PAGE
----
Queen Herod The Great Figurative Language

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In Christian scriptures, Herod the Great (or King Herod), was fearful that the newborn Jesus Christ, destined to become the king of the Jews, would usurp his rule. He therefore tried to find Jesus and have him killed. However, the three Magi had been warned by an angel not to pass Herod when returning from Bethlehem. Joseph had also received a similar message through a dream, warning him to stay away. In order to ensure that the powerful leader would never grow up, Herod ordered the execution of every boy in Bethlehem and its vicinity under the age of two.


In a winter, three queens come to visit Queen Herod and her newborn daughter. After they warn Queen Herod of the danger and pain a male is likely to impose on her daughter, Queen Herod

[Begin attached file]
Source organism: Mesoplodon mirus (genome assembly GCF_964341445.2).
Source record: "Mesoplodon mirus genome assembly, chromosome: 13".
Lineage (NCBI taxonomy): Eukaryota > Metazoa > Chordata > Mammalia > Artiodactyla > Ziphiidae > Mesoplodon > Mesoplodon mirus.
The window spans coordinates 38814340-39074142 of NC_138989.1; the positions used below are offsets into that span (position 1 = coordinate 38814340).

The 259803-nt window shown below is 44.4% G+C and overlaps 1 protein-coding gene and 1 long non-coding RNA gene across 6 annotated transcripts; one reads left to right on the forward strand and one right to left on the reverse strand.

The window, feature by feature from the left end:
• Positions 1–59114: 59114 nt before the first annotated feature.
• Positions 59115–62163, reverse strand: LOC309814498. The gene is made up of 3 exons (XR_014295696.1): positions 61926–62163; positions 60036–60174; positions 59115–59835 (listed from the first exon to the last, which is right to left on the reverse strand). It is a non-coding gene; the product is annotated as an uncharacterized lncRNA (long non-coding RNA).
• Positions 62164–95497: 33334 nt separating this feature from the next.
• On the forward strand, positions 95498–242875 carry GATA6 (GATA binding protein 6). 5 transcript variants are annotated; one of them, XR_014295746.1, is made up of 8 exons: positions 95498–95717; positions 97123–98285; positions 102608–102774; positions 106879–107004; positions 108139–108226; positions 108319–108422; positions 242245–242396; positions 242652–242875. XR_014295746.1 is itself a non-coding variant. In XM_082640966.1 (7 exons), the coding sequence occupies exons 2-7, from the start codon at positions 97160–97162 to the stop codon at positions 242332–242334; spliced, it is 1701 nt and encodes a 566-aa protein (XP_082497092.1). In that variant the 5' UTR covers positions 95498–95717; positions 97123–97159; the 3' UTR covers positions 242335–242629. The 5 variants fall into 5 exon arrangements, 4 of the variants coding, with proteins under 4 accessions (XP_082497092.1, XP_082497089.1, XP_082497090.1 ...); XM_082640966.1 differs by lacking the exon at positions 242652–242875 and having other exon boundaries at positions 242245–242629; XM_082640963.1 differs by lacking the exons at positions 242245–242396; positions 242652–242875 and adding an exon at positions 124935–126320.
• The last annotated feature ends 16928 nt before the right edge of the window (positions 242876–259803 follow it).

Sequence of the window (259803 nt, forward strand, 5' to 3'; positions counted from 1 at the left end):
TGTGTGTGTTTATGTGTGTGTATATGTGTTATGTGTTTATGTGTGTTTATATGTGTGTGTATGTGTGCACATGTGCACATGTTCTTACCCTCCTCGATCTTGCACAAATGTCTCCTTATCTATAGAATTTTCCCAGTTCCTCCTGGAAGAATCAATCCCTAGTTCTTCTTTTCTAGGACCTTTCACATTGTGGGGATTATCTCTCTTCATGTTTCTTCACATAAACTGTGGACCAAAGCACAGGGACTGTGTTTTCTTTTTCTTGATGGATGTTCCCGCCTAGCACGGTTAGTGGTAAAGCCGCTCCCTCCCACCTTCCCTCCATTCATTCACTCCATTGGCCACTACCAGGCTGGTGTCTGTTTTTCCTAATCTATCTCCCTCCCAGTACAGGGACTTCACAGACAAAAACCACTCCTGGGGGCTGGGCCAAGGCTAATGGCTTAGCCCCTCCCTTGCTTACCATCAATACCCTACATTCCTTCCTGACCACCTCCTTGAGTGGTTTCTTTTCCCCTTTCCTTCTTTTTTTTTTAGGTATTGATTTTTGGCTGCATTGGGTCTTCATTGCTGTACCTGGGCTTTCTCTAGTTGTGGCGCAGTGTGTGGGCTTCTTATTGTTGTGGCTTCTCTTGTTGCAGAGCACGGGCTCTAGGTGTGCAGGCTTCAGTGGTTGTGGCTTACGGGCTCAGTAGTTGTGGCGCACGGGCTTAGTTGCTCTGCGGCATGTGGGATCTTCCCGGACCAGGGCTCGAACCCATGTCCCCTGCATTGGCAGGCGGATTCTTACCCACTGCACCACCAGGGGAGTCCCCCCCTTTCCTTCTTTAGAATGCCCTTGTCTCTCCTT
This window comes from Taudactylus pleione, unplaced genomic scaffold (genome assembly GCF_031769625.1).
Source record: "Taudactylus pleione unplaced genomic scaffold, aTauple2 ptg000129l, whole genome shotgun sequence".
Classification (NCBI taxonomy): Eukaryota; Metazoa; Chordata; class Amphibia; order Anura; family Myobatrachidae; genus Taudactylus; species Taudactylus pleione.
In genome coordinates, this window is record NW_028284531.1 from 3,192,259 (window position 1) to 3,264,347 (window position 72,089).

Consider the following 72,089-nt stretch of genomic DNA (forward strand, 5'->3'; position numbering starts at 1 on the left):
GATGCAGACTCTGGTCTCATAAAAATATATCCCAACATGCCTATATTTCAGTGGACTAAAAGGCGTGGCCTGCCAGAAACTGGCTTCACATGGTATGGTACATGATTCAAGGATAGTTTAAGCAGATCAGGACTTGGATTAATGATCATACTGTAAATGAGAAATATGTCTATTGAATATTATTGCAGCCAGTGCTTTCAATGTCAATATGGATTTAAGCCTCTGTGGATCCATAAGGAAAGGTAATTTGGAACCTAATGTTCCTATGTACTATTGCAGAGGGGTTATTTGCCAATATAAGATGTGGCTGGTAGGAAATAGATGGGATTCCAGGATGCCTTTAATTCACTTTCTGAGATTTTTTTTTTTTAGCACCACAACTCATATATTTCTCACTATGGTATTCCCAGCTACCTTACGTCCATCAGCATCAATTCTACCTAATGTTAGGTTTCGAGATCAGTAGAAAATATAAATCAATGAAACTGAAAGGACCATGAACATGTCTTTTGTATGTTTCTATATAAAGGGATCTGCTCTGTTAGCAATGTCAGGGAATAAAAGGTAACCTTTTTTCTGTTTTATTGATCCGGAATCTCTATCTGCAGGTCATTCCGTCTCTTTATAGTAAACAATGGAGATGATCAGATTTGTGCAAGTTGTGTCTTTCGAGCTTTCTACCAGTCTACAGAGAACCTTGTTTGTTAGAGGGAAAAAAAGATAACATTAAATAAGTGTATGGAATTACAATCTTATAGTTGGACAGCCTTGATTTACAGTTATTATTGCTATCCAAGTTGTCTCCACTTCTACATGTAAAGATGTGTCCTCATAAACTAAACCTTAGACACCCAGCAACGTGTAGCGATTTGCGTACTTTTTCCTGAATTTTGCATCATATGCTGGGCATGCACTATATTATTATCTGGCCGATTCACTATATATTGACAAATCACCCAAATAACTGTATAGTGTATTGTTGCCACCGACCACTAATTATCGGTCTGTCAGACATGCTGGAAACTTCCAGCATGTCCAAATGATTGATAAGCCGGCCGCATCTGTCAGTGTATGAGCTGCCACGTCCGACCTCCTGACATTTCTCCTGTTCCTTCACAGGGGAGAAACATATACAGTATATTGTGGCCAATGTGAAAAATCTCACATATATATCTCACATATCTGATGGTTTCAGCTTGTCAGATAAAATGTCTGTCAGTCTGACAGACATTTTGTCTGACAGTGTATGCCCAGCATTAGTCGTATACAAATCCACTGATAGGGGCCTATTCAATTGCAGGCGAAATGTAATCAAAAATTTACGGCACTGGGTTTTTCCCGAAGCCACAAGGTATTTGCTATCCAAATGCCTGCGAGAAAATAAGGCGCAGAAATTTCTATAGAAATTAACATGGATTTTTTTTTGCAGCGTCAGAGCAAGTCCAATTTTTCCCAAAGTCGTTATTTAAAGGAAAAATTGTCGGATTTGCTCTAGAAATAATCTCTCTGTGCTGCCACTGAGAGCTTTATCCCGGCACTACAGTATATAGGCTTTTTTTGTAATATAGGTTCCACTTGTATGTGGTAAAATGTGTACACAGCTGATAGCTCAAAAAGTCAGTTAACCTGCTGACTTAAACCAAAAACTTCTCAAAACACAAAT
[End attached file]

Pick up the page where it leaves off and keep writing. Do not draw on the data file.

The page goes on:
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The chilly atmosphere is contrasted with the ‘sweating, panting beasts’, which help the reader to picture animals clearly and realistically, rather than from a setting in a Christmas card. This is yet another example of the technique Duffy uses to bring reality to an old, fantastical story, and emphasise its relevance in the modern world.
- ‘Three Queens’
Duffy invites the reader to consider the biblical story, in which the powerful, ‘good’ people are all males, such as Jesus, and his disciples, God, and John the Baptist, to name but a few. Here, Duffy alters the original story by creating three Queens, rather than the three wise men, going to visit her daughter, not a son. This is an example of Duffy’s frequent use of dark humour.
- ‘…the soft bowl of her
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He is quickly ushered out of the poem, in order to draw concentration to the females. The gentleness of Queen Herod’s daughter, and the tenderness with which Queen Herod regards her daughter, is a direct contrast to Queen Herod’s violent command. The gifts which the Queens provide, ‘Grace’, ‘Strength’ and ‘Happiness’, which, in contrast to the gifts of the three Magi (myrrh, frankincense and gold), can be considered much more valuable and substantial as a part of life. Duffy may be suggesting that men desire materialistic values and riches, whereas women believe emotion and personality are more

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